Over 100 scientists, economists, and religious leaders joined together Thursday to issue an open letter to President-elect Donald J. Trump supporting Oklahoma Attorney General Scott Pruitt to be the next federal Environmental Protection Agency (EPA) Administrator, and their number is growing.
The letter, which says Pruitt exemplifies the integration of "science, economics, law, politics, and ethics, all of which are rooted in religious worldviews" that an EPA Administrator should grasp, was prompted by opposition environmentalists expressed soon after Pruitt's nomination.
The very day Trump named him, ThinkProgress reported, "Environmental groups were appalled by the selection, saying it was a win for polluters and a loss for the American public."
It cited Earthjustice President Trip Van Noppen saying, "Every American should be appalled ...," and League of Conservation Voters President Gene Karpinski saying, "Scott Pruitt running the EPA is like the fox guarding the henhouse." EcoWatch's headline was "Trump Picks 'Puppet of Fossil Fuel Industry' to Head EPA," quoting 350.org Executive Director May Boeve.
Environmental Defense Fund President Fred Krupp lamented, "Scott Pruitt has a record of attacking the environmental protections that EPA is charged with enforcing. He has built his political career by trying to undermine EPA's mission of environmental protection"
Natural Resources Defense Council President agreed: "Pruitt has used his position as Oklahoma's top prosecutor to sue the EPA in a series of attempts to deny Americans the benefits of reducing mercury, arsenic, and other toxins from the air we breathe; cutting smog that can cause asthma attacks; and protecting our wetlands and streams."
The same day, E&E News reported, "Environmentalists are preparing for war" and quoted Center for Biological Diversity attorney Bill Snape: "We suspected it would be bad, and it's bad. It's going to be about satisfying an incredibly narrow fossil fuel agenda."
Liberal politicians agreed.
"Scott Pruitt would have EPA stand for Every Polluter's Ally," said Sen. Edward J. Markey (D-MA).
Sen. Bernie Sanders (Ind.-VT) warned, "when climate change is the great environmental threat to the entire planet, it is sad and dangerous that Mr. Trump has nominated Scott Pruitt .... The American people must demand leaders who are willing to transform our energy system away from fossil fuels. I will vigorously oppose this nomination."
Mainstream media piled on, too. The Washington Post and USA Today headlines were muted — both pointing out that Pruitt has sued the EPA — but their lead paragraphs made it clear their authors consider Pruitt a bad choice. The New York Times was more explicit, headlining its story, "Trump Picks Scott Pruitt, Climate Change Denialist, to Lead E.P.A."
But as Michael Bastasch at The Daily Caller pointed out, there's no evidence that Pruitt is a "climate denier."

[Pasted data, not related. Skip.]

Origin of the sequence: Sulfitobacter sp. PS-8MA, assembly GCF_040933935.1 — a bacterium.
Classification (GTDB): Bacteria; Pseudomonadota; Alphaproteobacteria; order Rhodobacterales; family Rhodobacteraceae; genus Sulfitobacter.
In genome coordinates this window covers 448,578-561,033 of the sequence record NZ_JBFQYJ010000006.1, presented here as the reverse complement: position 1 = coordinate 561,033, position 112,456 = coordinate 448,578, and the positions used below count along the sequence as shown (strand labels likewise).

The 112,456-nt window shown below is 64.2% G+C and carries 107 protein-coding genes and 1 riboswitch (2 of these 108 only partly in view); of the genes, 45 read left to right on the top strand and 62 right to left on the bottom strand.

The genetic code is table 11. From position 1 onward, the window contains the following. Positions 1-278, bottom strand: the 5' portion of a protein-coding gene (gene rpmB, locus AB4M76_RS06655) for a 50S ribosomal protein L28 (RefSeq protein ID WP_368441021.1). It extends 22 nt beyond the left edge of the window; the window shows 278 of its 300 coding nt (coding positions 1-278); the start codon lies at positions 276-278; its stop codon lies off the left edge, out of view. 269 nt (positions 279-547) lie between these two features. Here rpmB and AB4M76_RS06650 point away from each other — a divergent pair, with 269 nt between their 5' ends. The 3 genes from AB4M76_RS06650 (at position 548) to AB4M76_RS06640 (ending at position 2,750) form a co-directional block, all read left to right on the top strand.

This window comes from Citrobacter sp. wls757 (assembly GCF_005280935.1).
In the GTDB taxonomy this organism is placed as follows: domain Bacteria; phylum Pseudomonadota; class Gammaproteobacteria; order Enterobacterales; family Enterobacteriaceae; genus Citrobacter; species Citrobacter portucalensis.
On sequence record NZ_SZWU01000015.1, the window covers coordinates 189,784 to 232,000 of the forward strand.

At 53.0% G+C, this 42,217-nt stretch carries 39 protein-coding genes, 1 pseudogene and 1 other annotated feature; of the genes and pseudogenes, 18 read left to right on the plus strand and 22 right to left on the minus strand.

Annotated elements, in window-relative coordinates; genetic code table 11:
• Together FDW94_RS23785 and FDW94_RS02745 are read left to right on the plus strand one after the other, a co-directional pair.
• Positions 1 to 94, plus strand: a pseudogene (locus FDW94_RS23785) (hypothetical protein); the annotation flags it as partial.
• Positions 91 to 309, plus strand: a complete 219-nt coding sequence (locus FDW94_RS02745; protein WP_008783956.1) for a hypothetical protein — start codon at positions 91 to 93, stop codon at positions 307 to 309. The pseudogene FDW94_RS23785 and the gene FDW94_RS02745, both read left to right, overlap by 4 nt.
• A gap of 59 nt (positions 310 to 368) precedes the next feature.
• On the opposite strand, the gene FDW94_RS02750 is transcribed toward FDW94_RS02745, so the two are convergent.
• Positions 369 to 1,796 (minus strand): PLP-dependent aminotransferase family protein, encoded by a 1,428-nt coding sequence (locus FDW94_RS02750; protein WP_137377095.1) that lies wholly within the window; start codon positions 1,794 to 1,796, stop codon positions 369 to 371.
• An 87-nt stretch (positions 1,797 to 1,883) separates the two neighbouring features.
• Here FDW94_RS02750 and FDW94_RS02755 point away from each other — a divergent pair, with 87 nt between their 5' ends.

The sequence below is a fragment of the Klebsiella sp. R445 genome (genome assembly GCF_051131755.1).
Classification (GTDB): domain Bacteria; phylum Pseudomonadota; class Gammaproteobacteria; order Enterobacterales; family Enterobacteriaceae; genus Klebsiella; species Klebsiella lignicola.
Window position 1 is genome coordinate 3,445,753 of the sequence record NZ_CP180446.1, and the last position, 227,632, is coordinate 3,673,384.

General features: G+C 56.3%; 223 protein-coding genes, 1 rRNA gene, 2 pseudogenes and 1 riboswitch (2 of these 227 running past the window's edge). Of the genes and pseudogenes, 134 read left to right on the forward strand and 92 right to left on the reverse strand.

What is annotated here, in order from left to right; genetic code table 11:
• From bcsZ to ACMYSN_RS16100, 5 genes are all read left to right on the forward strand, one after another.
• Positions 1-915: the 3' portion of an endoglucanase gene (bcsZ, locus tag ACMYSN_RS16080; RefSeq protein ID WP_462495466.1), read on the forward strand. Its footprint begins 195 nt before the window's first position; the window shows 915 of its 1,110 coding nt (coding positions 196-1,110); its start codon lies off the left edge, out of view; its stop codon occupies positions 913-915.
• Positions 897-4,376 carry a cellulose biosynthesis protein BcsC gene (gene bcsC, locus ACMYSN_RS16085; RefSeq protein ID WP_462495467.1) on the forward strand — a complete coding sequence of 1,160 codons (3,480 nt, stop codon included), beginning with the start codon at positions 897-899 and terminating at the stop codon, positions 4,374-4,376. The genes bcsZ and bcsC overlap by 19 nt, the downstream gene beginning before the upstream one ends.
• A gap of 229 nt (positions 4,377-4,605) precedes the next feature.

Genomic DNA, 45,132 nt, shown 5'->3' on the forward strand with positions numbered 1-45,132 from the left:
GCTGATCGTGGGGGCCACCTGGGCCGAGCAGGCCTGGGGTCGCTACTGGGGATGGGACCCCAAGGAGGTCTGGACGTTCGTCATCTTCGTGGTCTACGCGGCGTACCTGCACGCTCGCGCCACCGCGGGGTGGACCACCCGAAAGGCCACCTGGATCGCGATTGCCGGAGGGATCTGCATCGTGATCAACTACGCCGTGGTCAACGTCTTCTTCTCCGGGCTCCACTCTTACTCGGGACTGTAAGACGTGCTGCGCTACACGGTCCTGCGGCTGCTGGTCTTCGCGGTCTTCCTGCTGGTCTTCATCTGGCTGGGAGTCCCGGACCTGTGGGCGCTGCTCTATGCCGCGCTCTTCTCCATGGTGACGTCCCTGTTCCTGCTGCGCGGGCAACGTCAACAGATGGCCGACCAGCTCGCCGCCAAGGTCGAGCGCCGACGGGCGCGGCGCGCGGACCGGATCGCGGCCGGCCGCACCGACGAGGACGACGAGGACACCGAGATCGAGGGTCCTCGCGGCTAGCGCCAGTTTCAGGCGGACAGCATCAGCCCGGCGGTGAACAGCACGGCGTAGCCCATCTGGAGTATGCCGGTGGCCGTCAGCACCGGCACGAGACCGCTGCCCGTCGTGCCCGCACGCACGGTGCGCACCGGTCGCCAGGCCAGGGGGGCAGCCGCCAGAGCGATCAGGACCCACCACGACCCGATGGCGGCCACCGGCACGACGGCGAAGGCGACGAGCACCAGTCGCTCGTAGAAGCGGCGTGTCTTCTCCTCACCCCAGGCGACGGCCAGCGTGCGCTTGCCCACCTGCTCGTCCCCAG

"The evidence for Pruitt's denialism centers on one line from a May 2016 National Review column he co-authored with Alabama Attorney General Luther Strange.
"Pruitt's column criticized a group of Democratic attorneys general investigating ExxonMobil and conservative think tanks for opposing federal climate regulations. It was not about climate science.
"'Scientists continue to disagree about the degree and extent of global warming and its connection to the actions of mankind,' wrote Pruitt and Strange.
"Notice that Pruitt and Strange never question the existence of global warming. They simply state there is disagreement over its 'degree and extent' and its connection to human activities, not its existence."
That some oppose Pruitt because he has sued the EPA (alleging that some of its regulations exceed statutory authority, violate Constitutional principles of federalism, or lack appropriate scientific basis) is ironic, since Green organizations have sued the EPA, too. In shady "sue-and-settle" actions, EPA colludes with environmental advocacy groups for them to sue in a friendly venue so EPA can use the court's order to justify regulations not intended by Congressional legislation.
The charge that he's a fossil fuel industry puppet doesn't hold water, either. As the open letter points out, "Pruitt has demonstrated his legal expertise in successful litigation to require corporations — including the energy corporations so prominent in his state's economy — to abide by environmental laws and regulations."
A week after the nomination, the Evangelical Environmental Network (EEN) released an open letter against Pruitt signed by religious leaders, arguing that Pruitt's nomination was contrary to pro-life principles. The initial 66 signers included 8 scientists (no climate scientists), 2 economists, 1 mathematician, and 55 pastors, theology and Bible professors, and other religious leaders. Its claim that Pruitt's nomination ran contrary to pro-life principles is surprising since the evangelical Southern Baptist Pruitt is pro-life, as 49 evangelical leaders said in a response.
By comparison, the 116 initial signers of the new letter supporting Pruitt include 53 scientists (13 climate scientists), 14 economists and legal scholars, 29 theologians, philosophers, and ethicists, and 16 pastors and other religious leaders.
They point out that Pruitt supports the need for a federal EPA but wants its actions restricted to cross-state matters, leaving intra-state matters to state agencies — reflecting his commitment to Constitutional federalism. He thinks EPA regulations should be restricted to statutory boundaries set by Congress. He opposes collusive "sue-and-settle" and supports First Amendment-guaranteed free speech against government restrictions on debate over climate change. As an evangelical, Pruitt has an unbending commitment to human life and health, especially to the protection of the most vulnerable in society — including the unborn.